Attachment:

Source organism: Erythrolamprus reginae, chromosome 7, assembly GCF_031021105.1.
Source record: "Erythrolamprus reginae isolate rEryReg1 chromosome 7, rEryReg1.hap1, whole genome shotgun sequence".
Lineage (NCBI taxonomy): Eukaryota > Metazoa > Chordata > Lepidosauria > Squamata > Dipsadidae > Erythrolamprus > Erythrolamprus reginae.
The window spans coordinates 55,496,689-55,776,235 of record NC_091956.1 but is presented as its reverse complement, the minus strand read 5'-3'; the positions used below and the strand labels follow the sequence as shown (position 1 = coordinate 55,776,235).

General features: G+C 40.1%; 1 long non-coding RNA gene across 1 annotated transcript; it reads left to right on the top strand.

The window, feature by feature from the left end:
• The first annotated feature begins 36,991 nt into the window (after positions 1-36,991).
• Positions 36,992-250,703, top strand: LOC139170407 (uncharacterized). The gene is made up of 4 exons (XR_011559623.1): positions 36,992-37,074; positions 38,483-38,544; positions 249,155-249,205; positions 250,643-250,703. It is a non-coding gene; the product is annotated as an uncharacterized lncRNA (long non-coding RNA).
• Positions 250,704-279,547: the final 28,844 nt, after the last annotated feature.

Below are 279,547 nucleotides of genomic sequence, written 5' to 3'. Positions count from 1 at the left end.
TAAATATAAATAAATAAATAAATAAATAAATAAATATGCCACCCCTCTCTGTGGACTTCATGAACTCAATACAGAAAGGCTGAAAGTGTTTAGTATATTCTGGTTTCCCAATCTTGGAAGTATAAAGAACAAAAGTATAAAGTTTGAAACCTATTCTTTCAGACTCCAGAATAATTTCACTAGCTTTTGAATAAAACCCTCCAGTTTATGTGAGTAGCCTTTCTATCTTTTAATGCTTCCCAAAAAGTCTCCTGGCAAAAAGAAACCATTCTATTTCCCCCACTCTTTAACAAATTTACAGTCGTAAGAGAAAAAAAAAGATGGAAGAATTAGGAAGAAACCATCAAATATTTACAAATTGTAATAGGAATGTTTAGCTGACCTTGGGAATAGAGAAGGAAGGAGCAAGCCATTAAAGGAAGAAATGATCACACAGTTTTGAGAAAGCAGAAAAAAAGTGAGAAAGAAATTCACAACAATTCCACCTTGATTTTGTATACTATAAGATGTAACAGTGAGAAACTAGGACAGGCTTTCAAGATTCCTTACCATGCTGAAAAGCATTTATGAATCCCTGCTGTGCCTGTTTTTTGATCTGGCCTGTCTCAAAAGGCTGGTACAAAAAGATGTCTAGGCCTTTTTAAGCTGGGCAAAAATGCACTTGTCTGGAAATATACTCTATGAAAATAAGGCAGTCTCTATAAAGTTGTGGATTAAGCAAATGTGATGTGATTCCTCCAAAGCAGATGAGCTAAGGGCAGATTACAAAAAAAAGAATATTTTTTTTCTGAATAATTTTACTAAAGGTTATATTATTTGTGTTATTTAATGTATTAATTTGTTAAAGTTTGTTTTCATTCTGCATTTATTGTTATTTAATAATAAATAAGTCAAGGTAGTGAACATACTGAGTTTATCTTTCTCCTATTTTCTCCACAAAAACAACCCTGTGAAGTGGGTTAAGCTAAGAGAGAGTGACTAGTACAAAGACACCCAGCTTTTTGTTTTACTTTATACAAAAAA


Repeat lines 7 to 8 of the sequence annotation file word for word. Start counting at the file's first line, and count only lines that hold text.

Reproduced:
• The first annotated feature begins 36,991 nt into the window (after positions 1-36,991).
• Positions 36,992-250,703, top strand: LOC139170407 (uncharacterized). The gene is made up of 4 exons (XR_011559623.1): positions 36,992-37,074; positions 38,483-38,544; positions 249,155-249,205; positions 250,643-250,703. It is a non-coding gene; the product is annotated as an uncharacterized lncRNA (long non-coding RNA).